When we think in agriculture, we often focus on the development of the plant, but we rarely consider the importance of proper management of the soil in which crops are grown. Soil is a vital resource that sustains our lives and provides the food that is indispensable for humanity, and its health is essential for sustainable agriculture and food security.
At first glance, soil may appear lifeless, but in reality, it is teeming with microscopic life. Healthy soils harbour a wide variety of microorganisms, including bacteria, fungi, protozoa, nematodes, etc. These organisms, which often go unnoticed, play an essential role in the functioning of terrestrial ecosystems.
Among the soil-dwelling microorganisms, many are beneficial to plant health soil quality in general. These microorganisms perform a number of vital functions:
1. Decomposition of organic matter: microorganisms break down organic matter in the soil, such as fallen leaves and plant debris. This action releases essential nutrients that can be absorbed by plants to support their growth.
2. Nitrogen fixation: nitrogen is one of the most important nutrients for plant growth. Some bacteria have the ability to fix atmospheric nitrogen in a form that plants can metabolise.
3. Protection against pests and diseases: some microorganisms act as biological control agents, helping to prevent plant diseases by competing with pathogens or producing antimicrobial compounds.
4. Improvement of soil structure: other microorganisms, such as bacteria or fungi, generate soil aggregates that improve soil structure, porosity and water holding capacity.
5. Nutrient cycling: they participate in the decomposition and release of essential nutrients, such as phosphorus, potassium and various micronutrients (zinc, iron, copper, calcium), which are essential for plant growth.
Unfortunately, modern agriculture has engaged in practices that often damage the diversity and population of beneficial microorganisms in the soil. Excessive use of chemical fertilisers and pesticides, intensive tillage and lack of crop rotation are practices that can damage or unbalance the microbial ecosystem present in the soil.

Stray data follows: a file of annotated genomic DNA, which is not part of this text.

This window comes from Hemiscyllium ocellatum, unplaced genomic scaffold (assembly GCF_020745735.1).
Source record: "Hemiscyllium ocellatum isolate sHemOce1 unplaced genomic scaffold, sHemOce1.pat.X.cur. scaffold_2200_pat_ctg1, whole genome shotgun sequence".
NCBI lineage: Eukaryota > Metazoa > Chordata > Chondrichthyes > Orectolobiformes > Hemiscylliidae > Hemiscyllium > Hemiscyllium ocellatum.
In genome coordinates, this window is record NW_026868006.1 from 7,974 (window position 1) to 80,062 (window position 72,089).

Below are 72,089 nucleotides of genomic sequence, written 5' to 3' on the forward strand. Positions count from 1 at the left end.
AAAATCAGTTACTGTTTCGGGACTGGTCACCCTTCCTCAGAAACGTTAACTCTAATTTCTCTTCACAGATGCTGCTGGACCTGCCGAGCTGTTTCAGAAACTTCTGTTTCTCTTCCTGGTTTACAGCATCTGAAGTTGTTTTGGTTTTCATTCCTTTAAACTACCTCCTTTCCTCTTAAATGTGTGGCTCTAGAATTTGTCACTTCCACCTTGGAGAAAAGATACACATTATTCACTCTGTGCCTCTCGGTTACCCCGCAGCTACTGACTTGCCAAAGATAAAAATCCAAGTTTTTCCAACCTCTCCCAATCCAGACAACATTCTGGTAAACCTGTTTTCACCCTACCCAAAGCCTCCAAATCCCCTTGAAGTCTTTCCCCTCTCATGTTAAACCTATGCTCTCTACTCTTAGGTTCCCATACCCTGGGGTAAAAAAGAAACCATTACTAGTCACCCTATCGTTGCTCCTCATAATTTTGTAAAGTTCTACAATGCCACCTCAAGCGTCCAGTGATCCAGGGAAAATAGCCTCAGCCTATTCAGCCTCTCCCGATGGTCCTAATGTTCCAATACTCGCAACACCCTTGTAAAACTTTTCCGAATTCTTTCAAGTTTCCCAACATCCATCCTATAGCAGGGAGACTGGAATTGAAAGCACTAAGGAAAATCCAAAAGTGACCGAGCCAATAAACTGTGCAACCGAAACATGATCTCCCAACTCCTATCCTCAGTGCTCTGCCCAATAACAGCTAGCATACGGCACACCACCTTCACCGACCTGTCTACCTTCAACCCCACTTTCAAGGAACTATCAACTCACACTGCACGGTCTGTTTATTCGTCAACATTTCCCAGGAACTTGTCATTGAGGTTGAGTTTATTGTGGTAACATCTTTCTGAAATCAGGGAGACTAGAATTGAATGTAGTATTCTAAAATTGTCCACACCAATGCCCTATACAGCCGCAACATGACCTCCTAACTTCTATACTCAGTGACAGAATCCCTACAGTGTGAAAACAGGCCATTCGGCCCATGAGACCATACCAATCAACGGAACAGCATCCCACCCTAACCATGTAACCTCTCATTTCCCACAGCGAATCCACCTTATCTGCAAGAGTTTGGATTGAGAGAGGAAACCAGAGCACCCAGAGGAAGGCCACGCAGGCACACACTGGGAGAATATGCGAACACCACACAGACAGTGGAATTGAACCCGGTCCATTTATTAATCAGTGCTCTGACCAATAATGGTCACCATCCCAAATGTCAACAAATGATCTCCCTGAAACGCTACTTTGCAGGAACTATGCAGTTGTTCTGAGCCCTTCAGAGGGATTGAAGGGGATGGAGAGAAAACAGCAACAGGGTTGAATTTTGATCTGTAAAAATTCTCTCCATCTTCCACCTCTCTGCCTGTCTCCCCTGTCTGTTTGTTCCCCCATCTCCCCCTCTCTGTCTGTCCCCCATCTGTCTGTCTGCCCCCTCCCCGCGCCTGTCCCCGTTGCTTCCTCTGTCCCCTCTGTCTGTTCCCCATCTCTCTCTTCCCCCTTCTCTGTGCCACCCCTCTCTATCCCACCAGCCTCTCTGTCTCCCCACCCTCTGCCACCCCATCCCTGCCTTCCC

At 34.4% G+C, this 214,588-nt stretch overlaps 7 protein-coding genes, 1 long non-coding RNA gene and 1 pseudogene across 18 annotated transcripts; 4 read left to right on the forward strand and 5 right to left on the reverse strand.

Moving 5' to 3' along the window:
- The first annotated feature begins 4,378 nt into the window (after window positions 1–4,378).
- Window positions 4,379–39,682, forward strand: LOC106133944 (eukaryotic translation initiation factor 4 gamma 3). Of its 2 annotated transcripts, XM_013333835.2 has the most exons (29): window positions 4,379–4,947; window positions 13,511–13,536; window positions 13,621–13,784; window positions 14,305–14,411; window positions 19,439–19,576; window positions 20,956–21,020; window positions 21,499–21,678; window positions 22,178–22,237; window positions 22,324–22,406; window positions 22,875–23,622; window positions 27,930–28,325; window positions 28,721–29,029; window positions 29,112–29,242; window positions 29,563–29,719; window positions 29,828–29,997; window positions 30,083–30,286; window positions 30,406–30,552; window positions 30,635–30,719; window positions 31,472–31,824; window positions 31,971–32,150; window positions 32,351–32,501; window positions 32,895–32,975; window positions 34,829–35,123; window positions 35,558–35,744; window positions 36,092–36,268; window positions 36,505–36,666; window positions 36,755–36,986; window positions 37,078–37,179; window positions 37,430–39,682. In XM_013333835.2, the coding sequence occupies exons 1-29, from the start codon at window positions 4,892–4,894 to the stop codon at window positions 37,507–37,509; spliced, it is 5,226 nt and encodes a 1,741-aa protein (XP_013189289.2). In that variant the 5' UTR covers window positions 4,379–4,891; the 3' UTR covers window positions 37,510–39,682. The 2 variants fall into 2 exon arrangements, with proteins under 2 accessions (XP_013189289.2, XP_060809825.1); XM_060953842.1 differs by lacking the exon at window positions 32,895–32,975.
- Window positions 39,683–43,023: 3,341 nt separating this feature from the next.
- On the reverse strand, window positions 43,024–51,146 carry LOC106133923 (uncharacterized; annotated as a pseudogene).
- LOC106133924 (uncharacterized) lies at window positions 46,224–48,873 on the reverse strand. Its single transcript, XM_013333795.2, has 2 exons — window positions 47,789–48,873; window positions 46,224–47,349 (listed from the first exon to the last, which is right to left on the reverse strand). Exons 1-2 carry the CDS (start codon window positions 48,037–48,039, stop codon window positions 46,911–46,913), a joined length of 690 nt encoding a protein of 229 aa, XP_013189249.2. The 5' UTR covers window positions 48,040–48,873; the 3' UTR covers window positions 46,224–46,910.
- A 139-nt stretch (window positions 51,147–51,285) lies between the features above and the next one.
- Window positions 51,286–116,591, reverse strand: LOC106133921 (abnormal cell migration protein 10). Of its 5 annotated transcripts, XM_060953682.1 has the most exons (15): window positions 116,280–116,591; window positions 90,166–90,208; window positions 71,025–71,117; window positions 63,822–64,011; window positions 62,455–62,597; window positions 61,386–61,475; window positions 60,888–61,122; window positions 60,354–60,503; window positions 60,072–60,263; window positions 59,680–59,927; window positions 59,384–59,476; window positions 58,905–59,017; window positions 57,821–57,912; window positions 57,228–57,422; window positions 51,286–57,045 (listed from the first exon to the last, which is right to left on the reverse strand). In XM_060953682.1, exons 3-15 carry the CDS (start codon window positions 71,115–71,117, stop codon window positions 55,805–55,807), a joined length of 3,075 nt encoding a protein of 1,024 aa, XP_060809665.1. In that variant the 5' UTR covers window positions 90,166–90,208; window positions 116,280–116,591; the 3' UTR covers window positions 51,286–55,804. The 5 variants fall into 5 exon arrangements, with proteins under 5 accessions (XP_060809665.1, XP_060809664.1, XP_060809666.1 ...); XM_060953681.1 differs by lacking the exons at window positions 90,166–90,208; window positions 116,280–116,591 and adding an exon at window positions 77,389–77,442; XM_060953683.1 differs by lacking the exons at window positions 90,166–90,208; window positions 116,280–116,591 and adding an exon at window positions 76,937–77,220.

For example, chemical fertilisers may provide nutrients to plants, but they can also lead to soil acidifcation and negatively affect beneficial microorganisms. Similarly, pesticides intended to kill pests can negatively affect other microorganisms in the soil, which can trigger a cycle of dependence on agricultural chemicals.
Fortunately, there are agricultural practices that can promote soil health and the abundance of micro-organisms that play a positive role in plant development:
Organic farming avoids excessive use of chemical pesticides and fertilisers, which preserves the microbial ecology of the soil.
Changing crops season after season encourages microbial diversity and avoids the build-up of specific pathogens.
Use of cover crops
Maintaining a vegetative cover on the soil throughout the year helps to maintain microbial activity and prevent erosion.
Adding organic compost to the soil enriches the microbial population and provides nutrients in a balanced way.
Minimising soil tillage reduces the disruption of microorganisms in their natural environment.
Use of green manures
Planting green manure crops such as legumes can increase nitrogen fixation and enrich the soil in nutrients.
Soil health is fundamental to agricultural sustainability and global food supply. Beneficial microorganisms, working in symbiosis with plants, play an essential role in preserving that health. As a society, we must recognise the importance of
these tiny creatures and adopt practices that promote their thirving in our soils.
At CARTIF, we have the experience gained through the implementation of several projects related to the proper management of microbiology applied to agriculture and especially to soils, either in the form of biofertiliser (SUSTRATEC proejct) or in the form of biopesticide (SUPERA project).
Maintaining soil health is not only essential to ensure abundant and nutritous harvests, but also to preserve biodiversity and mitigate climate change. By protecting and nurturing life in the soil, we are investing in a healthier and more sustainable future for our planet and future generations. Let us care for the land that cares for us.